New technology: Cadbury files patent for heat-resistant chocolate

  • December 3, 2012
  • Kate Carey

Retailers and chocoholics are looking forward to the results of a technological breakthrough that could see the development of heat-resistant chocolate. Global chocolate company Cadbury has filed a patent for a new chocolate that can resist heat for up to 40 degrees Celsius.

The new chocolate will allow easier storage and transport, and enhance sales in the summer months when the temperature exceeds 33.8 degrees Celsius, the melting point of chocolate.

A patent for a chocolate bar that will not melt as quickly as conventional chocolate promises a potential gold mine for Cadbury in the years ahead.

No-one has yet seen the melt-resistant chocolate bar, but part of the secret is out raising the question of whether it will share the mouth-feel and creaminess of a Cadbury chocolate bar? What have Cadbury done to create a heat-resistant chocolate and turn nature on its head? Who said chocolate bars were “natural” anyway?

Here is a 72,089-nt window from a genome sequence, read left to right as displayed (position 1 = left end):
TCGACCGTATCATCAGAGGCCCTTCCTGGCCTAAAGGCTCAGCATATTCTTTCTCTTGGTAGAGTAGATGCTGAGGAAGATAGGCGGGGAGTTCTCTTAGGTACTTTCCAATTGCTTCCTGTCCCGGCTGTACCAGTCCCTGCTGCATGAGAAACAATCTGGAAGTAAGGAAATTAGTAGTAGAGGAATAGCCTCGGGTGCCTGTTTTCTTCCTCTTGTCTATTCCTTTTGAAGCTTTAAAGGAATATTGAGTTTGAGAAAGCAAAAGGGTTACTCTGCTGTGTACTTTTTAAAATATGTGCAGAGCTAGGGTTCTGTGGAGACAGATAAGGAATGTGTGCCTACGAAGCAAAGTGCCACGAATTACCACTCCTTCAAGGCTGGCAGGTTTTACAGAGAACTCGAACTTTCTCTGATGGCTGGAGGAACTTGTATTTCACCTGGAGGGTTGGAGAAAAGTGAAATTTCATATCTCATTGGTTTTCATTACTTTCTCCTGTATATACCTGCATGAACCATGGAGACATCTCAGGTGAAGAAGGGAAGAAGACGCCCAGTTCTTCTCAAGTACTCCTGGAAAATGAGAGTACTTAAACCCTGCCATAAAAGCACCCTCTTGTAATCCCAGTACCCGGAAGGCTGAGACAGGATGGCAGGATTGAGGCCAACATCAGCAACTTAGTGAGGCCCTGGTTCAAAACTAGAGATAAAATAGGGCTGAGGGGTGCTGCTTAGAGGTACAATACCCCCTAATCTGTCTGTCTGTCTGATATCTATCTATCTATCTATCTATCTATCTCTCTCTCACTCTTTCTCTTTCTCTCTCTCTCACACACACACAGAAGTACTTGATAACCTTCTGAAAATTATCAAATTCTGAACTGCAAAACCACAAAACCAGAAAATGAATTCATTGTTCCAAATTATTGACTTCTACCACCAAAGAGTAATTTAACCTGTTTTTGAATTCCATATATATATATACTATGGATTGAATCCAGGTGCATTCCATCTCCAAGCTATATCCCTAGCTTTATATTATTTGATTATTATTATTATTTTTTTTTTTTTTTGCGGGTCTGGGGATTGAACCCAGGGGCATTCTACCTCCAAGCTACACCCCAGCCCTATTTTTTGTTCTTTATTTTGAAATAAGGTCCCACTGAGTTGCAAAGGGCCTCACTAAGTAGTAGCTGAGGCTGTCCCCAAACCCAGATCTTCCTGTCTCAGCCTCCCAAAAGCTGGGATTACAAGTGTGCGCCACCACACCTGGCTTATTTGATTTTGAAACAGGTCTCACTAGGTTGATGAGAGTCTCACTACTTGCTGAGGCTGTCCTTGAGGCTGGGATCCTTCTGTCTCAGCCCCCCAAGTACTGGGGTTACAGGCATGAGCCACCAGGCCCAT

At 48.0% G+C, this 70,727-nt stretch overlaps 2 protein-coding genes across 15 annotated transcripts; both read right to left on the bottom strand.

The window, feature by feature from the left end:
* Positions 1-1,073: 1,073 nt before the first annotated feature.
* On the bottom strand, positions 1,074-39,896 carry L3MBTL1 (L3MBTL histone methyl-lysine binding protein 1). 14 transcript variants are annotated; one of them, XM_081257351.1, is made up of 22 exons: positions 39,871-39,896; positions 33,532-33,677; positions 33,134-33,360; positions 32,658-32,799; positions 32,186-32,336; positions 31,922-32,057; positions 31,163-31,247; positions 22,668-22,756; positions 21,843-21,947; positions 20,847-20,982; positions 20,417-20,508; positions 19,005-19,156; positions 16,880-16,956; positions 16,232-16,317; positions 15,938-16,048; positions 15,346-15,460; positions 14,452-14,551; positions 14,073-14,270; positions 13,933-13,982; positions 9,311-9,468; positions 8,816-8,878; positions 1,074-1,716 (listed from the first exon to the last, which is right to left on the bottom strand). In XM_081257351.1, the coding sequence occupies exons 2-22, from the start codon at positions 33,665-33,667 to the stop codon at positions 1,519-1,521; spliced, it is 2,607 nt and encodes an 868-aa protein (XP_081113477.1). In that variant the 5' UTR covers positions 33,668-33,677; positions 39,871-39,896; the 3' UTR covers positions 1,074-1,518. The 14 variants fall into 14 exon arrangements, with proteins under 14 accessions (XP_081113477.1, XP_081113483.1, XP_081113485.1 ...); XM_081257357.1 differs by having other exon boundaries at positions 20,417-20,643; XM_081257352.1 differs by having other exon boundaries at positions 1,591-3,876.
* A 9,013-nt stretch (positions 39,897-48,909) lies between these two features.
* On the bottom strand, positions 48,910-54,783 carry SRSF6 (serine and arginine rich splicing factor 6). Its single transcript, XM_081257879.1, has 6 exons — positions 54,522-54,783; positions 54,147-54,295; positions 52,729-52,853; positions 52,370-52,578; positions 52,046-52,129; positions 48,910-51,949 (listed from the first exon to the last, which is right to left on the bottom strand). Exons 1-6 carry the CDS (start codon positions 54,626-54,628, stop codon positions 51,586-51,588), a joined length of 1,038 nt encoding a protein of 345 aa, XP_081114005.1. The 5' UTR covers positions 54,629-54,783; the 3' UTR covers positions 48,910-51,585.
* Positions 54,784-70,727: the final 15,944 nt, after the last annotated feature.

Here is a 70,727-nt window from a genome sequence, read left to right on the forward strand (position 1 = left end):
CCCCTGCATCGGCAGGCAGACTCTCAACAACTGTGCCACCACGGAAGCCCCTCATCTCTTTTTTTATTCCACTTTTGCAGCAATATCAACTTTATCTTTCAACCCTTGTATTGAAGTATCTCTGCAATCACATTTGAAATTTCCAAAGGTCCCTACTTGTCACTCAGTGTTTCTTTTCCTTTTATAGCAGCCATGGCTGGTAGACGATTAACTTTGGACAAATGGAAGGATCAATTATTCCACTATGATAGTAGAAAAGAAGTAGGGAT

Cadbury’s patent reads as follows:

“It is believed that less temperature tolerant chocolates tend to comprise a more fat continuous system where the sugar particles are coated in fat. We have found that it is possible to instil more favourable temperature tolerant properties into a conched chocolate by refining the conched chocolate after the conching step. Without being bound by theoretical considerations it is believed that this leads to shearing of sugar particles in the conched chocolate leading to exposed faces of the sugar particles, i.e. faces which are not coated in fat. Such exposed sugar particle faces contribute towards a more sugar continuous system (sugar matrix) reducing the percentage of fat coated sugar particles which is believed to be advantageous for temperature tolerant properties.”

Cadbury have filed for a heat-resistant chocolate patent.


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One Response to “New technology: Cadbury files patent for heat-resistant chocolate”

  1. Vahan Stepanyan on December 4th, 2012 12:57 pm

    That’s an interesting approach. So, mouth-feel sensation is going to stay the same while heat tolerance increases. I am keen to try it.